Friday, November 19, 2010

The Man Who Avoided American Public Schools

Barack Obama started school at St. Francis Roman Catholic School in Indonesia. He continued his education at Besuki Public School in Indonesia. Moving to Hawaii, he enrolled in Punahou School, a private academy. After graduating, he enrolled first in Occidental College, a private school in California. He transferred to Columbia University on the east coast, and after obtaining his bachelor's degree, he studied at Harvard Law School. He never attended an American public school, and he also chose to keep his daughters out of public schools.

George W. Bush attended public schools, as did Bill Clinton, Ronald Reagan, Jimmy Carter, Gerald Ford, Richard Nixon, Lyndon Johnson, Dwight Eisenhower and Harry S. Truman - an interesting mixture of liberal and conservative, Democrat and Republican.

The only other modern U.S. presidents to entirely avoid public schools were John F. Kennedy and George H.W. Bush.

Tuesday, November 16, 2010

Augustine's Diverse Experience

Augustine lived a complex life. As a young man, he explored nearly every religion known, and studied the views of various philosophers. He also committed a wide variety of unethical actions. Yet, despite this complexity, his writings are remarkably clear - he has a talent for helping his reader to understand.

Perhaps what makes Augustine so easy to follow is the passion of his own convictions. He believes that Christianity is absolute truth. He takes Christianity very seriously and expects all others too as well. There was no compromise between paganism and Christianity as he felt one was right and the other wrong. He found Christianity a clear moral guide for life. God gave him everything. And yet, he was not always so saintly. He was a thief. He had a concubine and a child out of wedlock. He admits to thoughts that were not always so clean. Augustine came across as so human. In his book, The Confessions, he revealed his many intimate and sometimes impure thoughts. Romans could relate to what he was saying because they could identify with his experiences. He was not Christian his whole life. For a long while, he followed the ways of the Manichees, a group that borrowed some elements from Zoroastrianism, Buddhism, Judaism, and Christianity. The Manichees believed that there were essentially two worlds, one of light, created by God, and another of evil. The fact that he struggled with inner turmoil about what was the right way, and finding peace when he finds Christianity, was a story that was very persuasive. Phillip Woollcott, a historian, noted, “Augustine had a deep sense of inner unrest to match his times, but in addition, he had the gifts to reify his own inner struggles between good and evil; and in seeking his own creative solution, he gave power and logical cohesion to the youthful church which was largely inspirational at that time.” Romans had turmoil. Would Christianity bring them peace? Augustine certainly felt it could.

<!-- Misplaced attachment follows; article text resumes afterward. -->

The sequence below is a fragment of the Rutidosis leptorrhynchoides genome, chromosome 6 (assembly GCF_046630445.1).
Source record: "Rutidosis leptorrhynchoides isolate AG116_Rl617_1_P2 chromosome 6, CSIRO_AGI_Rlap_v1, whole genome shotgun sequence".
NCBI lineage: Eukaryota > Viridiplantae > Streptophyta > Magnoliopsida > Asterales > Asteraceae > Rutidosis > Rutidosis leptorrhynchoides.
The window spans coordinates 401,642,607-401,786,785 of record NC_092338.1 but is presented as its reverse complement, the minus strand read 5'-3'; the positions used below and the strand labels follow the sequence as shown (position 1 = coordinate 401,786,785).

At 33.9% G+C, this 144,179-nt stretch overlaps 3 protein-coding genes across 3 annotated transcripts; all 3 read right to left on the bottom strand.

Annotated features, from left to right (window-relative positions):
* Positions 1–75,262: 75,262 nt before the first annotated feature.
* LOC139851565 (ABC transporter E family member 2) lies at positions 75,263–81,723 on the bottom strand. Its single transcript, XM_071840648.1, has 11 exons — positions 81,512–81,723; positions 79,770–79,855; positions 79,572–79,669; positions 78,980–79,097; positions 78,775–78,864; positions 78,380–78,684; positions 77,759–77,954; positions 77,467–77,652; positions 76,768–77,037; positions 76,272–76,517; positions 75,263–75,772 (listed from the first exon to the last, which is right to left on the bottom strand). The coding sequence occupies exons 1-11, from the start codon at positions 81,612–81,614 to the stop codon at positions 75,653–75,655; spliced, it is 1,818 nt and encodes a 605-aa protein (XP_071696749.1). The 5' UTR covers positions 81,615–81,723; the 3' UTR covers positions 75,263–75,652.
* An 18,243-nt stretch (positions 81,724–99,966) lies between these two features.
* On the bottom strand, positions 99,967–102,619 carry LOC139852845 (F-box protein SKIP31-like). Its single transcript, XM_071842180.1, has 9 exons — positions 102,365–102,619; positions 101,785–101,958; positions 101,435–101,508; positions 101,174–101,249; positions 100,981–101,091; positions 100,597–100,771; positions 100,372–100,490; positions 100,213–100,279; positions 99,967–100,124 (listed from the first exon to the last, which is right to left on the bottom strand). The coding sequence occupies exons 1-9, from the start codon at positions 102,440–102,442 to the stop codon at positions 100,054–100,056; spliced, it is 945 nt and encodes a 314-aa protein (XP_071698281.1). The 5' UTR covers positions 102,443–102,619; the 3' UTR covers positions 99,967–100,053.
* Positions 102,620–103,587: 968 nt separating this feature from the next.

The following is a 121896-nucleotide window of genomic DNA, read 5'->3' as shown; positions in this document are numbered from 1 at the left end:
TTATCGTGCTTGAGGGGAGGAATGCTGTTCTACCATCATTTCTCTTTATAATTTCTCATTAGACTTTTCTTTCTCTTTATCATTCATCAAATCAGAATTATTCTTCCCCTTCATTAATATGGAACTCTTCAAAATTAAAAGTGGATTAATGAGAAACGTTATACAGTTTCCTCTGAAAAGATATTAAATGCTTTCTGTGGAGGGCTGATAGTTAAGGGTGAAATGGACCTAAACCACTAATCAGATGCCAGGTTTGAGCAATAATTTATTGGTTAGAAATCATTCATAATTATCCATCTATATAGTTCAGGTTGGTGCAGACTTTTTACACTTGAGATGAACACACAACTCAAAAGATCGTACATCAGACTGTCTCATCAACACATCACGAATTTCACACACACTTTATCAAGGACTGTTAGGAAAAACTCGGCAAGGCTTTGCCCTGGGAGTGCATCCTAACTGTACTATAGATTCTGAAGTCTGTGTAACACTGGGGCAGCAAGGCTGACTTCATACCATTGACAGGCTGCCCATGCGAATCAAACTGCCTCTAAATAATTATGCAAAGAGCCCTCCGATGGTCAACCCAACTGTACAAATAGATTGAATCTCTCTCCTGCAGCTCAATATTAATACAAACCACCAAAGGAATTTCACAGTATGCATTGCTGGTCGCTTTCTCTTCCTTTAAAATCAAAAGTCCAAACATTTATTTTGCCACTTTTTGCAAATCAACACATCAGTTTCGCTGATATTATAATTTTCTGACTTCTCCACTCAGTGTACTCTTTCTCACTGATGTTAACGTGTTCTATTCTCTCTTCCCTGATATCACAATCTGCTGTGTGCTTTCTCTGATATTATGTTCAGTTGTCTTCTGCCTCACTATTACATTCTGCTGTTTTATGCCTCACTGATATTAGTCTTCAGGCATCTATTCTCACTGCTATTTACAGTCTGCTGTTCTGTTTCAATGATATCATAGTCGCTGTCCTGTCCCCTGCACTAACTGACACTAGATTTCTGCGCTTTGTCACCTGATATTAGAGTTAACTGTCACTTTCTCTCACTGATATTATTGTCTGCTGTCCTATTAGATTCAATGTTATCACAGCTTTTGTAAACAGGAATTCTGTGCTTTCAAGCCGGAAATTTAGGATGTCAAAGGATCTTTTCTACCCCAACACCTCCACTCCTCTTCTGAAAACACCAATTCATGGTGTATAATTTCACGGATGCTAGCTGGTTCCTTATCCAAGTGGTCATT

Augustine had seen what would finally create peace of mind in a world filled with turmoil. His Roman audience, weary of struggle and meaninglessness, had found all those other religious systems unable to enlighten their minds, and were eager to try Augustine's faith.

The American Way

Given that so much of America's culture comes from Europe (our music, literature, societal values, etc.), and that what little doesn't come from Europe comes from Africa or Asia, is there anything that is truly American? Is there anything here that didn't come from somewhere else?

Professor Allen C. Guelzo, at Gettysburg College, might have an answer: